In this interview, John Irving discusses his characters as sexual outsiders, the mutability of sexual desire and the intolerance of sexual differences. “There’s no question that I’ve always identified with a wide range of sexual desires.” His latest novel, In One Person (Simon & Schuster), follows bisexual narrator Billy Abbott on a sexual journey spanning decades.
In regards to his own desires and fears Irving said,
“I told that story for years about my first girlfriend who was so afraid of getting pregnant that she permitted only anal intercourse, which I liked so much that it only added to my terror that I really must be gay. “Oh my God, I really like this.” And then, what was I to do with the fact that I was often much more attracted to the mothers of my girlfriends than I was to the girlfriends. And there were those unmentionable older boys who attracted me in a more than hero worship way when I was 13, 14, 15 and they were 17, 18, 19. This simply taught me that sexual desire itself is terribly mutable if you’re honest, and that I don’t know why someone like Shakespeare could write so easily about the mutability of sexual attraction and the sexes and we seem to struggle with it so. We in America in particular.”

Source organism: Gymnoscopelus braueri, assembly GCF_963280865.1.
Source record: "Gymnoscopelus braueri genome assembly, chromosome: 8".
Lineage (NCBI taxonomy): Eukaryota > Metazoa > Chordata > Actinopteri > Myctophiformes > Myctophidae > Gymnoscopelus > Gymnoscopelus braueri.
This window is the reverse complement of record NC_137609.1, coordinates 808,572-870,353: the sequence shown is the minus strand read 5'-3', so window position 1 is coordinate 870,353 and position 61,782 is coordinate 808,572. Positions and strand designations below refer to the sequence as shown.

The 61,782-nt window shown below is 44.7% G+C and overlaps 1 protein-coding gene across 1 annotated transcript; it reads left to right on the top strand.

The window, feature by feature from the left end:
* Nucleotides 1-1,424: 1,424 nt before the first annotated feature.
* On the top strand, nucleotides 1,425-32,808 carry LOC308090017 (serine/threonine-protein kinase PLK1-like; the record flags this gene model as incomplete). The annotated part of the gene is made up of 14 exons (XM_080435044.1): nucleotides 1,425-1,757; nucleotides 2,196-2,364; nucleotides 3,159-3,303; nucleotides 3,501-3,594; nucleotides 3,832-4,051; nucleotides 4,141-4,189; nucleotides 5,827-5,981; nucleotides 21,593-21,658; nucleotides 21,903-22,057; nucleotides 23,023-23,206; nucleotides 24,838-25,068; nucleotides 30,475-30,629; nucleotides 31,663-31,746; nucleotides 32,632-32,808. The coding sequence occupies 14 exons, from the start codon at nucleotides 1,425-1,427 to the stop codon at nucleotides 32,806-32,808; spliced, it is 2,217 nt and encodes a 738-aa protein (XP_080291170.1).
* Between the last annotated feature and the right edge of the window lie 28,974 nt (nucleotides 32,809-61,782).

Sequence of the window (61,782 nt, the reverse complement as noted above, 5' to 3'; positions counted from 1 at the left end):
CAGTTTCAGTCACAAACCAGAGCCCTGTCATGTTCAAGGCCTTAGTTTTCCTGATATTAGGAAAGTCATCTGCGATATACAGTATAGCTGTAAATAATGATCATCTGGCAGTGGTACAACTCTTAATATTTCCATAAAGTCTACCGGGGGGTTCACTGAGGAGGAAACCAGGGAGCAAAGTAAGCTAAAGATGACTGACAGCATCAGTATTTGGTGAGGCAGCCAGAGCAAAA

Read the whole interview by Frederick McKindra at Lambda Literary.